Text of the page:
By Abigail Brown
In the summer months when the temperatures are at their peak and you’re spending time enjoying your time and your family, food safety should take a priority in preparing food and serving it for the people you care about.
The Center of Disease control states that hand washing is the #1 prevention against viruses and bacteria. Although hand sanitizers are popular to use, they can only kill some bacteria and viruses and they do not loosen the rest to be rinsed away.
Therefore, let’s focus on the five simple steps to proper hand washing. First, make sure to grab a paper towel. Next, use plenty of soap and scrub vigorously for 20 seconds. It’s the soap that loosens the germs away from your skin. Then, after the soap has loosened the germs you should rinse all the soap away. Finally, use your paper towel to turn off the water. This is to ensure that no germs from the faucet return to your newly clean hands. Make sure hand washing is the first step in food prep in your home and work with your family to get everyone involved.
When preparing food for yourself and your family it is important to consider food safety. The United States Department of Agriculture (USDA) promotes the four areas of food safety: clean, separate, cook, and chill.
Clean hands, cutting boards, knives, utensils, etc. with hot water and dish soap before actual food preparation. Any cloths that you use in a kitchen such as dishrags or washcloths should be washed frequently on the hot cycle in your washer. Make sure that any open cuts or burns on your hands are bandaged and you are wearing gloves when handling food.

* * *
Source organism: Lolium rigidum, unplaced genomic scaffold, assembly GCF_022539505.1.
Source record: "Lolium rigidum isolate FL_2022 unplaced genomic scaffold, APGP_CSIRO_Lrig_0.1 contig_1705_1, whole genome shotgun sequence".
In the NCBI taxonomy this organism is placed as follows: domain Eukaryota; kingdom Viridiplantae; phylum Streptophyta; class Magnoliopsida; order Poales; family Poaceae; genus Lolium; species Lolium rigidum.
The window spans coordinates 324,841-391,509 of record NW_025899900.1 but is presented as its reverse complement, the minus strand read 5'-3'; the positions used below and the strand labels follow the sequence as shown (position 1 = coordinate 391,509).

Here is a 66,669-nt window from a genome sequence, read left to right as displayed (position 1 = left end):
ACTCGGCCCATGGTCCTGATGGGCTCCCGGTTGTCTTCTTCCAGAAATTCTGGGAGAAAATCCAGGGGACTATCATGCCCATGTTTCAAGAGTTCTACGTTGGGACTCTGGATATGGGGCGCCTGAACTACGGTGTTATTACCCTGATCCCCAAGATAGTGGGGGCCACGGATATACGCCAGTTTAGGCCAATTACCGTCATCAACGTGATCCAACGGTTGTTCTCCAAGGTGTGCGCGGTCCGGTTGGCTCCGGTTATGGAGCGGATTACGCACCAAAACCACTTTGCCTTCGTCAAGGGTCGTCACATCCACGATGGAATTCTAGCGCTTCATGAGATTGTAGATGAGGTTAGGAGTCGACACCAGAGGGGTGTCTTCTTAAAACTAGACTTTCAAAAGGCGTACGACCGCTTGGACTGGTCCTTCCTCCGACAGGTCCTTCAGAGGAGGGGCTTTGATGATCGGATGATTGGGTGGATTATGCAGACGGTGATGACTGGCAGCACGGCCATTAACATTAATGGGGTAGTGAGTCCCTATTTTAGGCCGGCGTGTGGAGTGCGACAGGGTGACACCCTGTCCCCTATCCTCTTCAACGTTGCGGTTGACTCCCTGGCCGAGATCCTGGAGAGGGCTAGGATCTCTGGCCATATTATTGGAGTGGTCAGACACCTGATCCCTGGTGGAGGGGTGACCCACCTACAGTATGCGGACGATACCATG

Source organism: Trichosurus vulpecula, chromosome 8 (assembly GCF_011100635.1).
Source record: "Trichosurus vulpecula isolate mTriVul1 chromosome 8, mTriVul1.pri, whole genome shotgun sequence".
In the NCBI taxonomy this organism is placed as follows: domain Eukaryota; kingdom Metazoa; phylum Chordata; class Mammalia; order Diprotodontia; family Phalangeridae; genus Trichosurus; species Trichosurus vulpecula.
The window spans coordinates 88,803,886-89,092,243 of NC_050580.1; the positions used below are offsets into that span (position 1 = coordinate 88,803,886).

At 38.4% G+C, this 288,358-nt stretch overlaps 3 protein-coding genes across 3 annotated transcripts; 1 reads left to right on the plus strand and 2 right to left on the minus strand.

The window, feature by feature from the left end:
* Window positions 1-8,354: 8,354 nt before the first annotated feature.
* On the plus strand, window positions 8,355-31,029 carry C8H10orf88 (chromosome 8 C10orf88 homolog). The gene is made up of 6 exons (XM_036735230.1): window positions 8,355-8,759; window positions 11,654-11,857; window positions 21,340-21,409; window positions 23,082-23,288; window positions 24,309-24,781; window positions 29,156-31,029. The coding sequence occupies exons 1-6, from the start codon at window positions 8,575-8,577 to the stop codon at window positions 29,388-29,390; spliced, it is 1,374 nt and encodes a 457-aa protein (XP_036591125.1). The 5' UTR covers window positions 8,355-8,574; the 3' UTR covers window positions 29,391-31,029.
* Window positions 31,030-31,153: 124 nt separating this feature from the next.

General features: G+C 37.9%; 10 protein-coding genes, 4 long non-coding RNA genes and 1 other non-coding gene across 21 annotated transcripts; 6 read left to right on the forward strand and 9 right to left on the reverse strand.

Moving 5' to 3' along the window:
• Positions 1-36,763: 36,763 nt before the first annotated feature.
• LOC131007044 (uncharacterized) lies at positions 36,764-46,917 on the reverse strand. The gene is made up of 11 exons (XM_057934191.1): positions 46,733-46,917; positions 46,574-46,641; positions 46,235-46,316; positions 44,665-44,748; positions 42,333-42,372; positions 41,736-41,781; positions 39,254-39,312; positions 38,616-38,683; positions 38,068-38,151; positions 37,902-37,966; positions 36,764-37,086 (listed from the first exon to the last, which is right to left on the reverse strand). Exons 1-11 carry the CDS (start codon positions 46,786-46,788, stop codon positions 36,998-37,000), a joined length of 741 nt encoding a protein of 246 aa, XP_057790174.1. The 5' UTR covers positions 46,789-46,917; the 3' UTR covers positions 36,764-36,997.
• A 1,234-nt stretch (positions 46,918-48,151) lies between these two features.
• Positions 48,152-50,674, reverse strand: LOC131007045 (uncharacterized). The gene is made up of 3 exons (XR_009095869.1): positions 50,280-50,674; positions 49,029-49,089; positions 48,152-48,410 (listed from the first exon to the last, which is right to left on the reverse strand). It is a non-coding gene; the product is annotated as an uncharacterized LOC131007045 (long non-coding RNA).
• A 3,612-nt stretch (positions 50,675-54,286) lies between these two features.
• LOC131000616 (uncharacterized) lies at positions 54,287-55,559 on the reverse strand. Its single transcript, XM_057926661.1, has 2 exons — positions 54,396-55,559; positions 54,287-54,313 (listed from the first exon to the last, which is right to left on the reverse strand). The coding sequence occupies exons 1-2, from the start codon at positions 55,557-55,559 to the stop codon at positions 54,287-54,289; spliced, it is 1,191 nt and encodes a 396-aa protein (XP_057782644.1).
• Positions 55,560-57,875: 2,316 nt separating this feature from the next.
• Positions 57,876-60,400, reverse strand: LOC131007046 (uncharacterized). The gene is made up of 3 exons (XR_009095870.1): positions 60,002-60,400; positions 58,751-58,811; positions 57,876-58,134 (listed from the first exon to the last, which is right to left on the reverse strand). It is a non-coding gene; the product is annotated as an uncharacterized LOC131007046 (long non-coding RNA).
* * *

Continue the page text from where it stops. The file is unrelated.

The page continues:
It’s important to keep food items separate during food preparation. This step starts at the grocery store where you should keep meat, poultry, and seafood items in a separate are of your shopping cart. When you get home, have a designated area of your refrigerator only for those meat, poultry, and seafood products. A cutting board should be set aside for use with meat, poultry, and seafood group as well.
When cooking, focus on the temperature of your food. Make sure meat, seafood, and poultry are thawed in the refrigerator. If meat is thawed in a microwave, be sure to use it immediately. Use a meat thermometer to ensure meats, poultry and seafood reach their proper cooked temperatures. When reheating sauces, soups, and gravies, bring them to a rolling boil and stir items being heated in a microwave to ensure even heating. A proper reheating temperature is 165°F.
All food should be chilled within 2 hours of being served. In the summer months, if food has been in excessive heat, food should be chilled even sooner. Your refrigerator should always be set to 40°F or below. It is a good idea to purchase a thermometer for your refrigerator. That way the temperature is never in question and you can easily adjust the temperature if need be. Always leave enough room in the refrigerator so that the cool air can circulate and properly chill your food.
The summer months are a great time to incorporate fruits and vegetables into your diet. Berries, melons, peaches, and pears are some fresh fruits that are in season. Many vegetables such as asparagus, green and lima beans, cucumbers, okra, and squash are in their peak season as well. Washing fruits and vegetables is simple. For most fruits and vegetables, only rinsing with water is required. Only fruits and vegetables with a firm skin require scrubbing with a fruit and vegetable brush before rinsing. Washing your fruits and vegetables ensures the removal of dirt, pesticides, and fertilizers.
You can follow all of these simple steps to ensure your food is prepared safely and is delicious and healthy to eat for you and your family.
Beat the Heat: Summer Food Safety
By Abigail Brown